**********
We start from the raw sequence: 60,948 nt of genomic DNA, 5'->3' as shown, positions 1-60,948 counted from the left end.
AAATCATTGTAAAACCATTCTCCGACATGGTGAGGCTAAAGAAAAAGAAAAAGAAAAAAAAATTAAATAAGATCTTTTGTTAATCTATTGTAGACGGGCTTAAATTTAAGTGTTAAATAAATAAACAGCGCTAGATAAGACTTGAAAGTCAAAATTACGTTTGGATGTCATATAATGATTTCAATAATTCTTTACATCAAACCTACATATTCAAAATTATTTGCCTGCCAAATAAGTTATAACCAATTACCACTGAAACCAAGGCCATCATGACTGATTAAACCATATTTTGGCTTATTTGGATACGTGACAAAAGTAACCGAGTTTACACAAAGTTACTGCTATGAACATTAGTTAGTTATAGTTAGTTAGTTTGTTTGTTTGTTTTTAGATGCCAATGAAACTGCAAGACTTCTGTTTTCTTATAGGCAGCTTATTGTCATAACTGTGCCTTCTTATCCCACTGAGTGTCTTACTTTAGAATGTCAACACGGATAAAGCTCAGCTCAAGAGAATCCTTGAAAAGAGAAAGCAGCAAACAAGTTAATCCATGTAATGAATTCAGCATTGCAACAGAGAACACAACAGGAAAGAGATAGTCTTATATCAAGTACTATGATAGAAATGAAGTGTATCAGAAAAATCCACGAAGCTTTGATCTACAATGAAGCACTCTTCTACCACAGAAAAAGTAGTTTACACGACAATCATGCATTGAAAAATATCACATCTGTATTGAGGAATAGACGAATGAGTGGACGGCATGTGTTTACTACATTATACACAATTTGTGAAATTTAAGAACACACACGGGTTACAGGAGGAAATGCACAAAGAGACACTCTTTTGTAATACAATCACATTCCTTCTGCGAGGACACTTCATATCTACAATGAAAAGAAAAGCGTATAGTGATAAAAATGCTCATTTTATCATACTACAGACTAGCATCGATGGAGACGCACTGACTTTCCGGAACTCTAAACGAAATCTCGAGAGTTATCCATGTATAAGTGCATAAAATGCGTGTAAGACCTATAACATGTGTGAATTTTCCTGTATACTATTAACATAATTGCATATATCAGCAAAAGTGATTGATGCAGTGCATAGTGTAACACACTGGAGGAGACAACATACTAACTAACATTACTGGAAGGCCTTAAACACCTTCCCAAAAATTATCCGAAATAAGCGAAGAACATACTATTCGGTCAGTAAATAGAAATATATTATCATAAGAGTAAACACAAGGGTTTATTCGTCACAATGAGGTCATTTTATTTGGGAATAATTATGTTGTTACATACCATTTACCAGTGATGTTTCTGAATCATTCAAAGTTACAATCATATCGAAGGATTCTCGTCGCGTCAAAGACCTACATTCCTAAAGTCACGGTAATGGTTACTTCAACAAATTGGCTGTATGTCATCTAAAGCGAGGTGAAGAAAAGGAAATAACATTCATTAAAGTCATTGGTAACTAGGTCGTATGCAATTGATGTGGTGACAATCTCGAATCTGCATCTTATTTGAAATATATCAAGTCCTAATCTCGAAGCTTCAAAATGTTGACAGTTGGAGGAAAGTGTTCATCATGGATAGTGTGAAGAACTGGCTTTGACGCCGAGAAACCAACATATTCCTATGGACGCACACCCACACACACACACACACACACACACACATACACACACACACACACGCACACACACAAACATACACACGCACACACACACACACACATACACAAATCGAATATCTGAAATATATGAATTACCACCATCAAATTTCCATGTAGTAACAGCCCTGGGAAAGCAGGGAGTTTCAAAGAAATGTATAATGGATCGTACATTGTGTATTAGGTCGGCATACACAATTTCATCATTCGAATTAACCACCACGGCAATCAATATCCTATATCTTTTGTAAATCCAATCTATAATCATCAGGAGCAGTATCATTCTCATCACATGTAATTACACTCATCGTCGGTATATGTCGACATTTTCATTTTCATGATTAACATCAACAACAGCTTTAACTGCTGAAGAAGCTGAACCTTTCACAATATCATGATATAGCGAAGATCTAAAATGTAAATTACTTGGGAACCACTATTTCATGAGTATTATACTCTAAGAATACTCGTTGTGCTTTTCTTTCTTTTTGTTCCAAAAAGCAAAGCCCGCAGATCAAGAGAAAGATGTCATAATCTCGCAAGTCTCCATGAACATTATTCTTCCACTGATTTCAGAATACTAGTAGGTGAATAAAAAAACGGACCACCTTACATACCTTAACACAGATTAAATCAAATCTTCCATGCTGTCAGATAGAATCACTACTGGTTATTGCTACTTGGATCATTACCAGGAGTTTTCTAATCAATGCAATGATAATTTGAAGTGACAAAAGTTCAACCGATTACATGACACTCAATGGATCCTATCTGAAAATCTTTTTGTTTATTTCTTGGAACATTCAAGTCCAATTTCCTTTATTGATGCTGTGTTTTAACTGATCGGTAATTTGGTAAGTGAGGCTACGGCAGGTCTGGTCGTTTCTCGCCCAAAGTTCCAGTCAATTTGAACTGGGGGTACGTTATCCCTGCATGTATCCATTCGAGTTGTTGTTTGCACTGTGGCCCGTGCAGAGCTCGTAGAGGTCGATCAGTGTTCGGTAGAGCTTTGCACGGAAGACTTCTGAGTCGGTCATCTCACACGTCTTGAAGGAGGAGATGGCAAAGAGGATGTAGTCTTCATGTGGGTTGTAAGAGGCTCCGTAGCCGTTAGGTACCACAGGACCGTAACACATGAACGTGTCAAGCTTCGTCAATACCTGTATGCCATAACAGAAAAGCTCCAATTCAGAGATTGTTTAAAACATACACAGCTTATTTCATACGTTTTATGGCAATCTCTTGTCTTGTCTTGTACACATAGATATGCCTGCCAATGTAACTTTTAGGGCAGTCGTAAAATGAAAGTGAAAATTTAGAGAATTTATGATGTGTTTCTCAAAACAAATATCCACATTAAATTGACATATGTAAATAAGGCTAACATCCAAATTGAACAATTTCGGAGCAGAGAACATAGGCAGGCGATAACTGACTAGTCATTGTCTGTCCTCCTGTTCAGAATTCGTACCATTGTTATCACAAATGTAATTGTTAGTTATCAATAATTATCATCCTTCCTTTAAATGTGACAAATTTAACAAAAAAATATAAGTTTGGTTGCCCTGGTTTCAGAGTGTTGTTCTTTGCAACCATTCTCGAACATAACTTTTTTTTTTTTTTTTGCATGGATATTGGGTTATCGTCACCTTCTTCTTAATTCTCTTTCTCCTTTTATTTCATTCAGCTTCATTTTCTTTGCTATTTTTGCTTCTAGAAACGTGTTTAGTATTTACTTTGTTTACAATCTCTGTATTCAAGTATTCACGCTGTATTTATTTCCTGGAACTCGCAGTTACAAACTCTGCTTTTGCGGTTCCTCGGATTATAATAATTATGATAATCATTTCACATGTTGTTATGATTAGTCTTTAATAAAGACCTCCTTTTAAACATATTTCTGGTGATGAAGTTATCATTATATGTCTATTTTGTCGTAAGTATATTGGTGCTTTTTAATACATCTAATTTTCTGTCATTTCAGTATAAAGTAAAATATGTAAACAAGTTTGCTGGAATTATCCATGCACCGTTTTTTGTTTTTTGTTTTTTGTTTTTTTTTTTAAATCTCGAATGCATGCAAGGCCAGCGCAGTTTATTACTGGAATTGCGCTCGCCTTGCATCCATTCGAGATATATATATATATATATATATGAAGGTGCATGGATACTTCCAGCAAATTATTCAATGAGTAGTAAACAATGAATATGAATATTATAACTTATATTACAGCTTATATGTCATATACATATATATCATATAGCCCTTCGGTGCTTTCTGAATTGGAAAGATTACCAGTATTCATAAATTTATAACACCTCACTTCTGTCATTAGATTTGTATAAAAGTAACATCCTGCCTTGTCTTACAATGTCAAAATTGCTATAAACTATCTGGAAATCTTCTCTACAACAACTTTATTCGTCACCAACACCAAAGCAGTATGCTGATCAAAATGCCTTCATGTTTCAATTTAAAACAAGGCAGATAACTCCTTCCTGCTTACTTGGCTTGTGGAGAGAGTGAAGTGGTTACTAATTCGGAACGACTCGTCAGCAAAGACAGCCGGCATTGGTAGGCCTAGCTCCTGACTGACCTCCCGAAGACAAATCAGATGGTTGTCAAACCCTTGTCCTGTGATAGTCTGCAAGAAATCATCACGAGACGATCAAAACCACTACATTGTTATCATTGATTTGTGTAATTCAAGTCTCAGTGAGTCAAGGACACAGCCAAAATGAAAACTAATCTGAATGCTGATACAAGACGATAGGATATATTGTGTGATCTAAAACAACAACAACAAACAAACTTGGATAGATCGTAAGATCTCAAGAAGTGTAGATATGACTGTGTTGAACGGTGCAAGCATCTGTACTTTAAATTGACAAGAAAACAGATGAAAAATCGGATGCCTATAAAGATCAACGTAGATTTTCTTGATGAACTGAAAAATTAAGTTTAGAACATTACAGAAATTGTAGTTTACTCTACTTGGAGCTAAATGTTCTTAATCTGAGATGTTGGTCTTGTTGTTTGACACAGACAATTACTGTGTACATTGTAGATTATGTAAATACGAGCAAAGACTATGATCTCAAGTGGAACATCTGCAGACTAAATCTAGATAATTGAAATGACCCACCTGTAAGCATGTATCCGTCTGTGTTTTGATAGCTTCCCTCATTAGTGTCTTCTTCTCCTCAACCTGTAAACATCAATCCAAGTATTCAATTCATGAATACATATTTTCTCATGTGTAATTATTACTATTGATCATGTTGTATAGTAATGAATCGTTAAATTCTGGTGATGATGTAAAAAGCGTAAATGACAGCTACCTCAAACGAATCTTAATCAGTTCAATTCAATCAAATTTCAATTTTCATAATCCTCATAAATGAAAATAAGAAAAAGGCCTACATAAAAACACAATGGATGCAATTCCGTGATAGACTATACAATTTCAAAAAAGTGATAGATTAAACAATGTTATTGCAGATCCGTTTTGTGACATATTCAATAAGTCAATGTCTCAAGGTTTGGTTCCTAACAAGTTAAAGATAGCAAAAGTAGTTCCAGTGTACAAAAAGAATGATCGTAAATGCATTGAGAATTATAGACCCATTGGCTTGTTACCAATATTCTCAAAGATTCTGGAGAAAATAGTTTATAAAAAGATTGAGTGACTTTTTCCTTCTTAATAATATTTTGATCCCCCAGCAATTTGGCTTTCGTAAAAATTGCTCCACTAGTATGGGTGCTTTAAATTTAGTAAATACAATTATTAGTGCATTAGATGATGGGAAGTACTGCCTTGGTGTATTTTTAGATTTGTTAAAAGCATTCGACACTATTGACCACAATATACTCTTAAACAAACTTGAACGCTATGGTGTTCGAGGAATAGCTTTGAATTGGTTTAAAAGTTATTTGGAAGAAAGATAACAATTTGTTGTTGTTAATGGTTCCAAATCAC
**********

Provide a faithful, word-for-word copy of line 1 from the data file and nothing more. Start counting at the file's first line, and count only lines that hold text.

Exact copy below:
We start from the raw sequence: 60,948 nt of genomic DNA, 5'->3' as shown, positions 1-60,948 counted from the left end.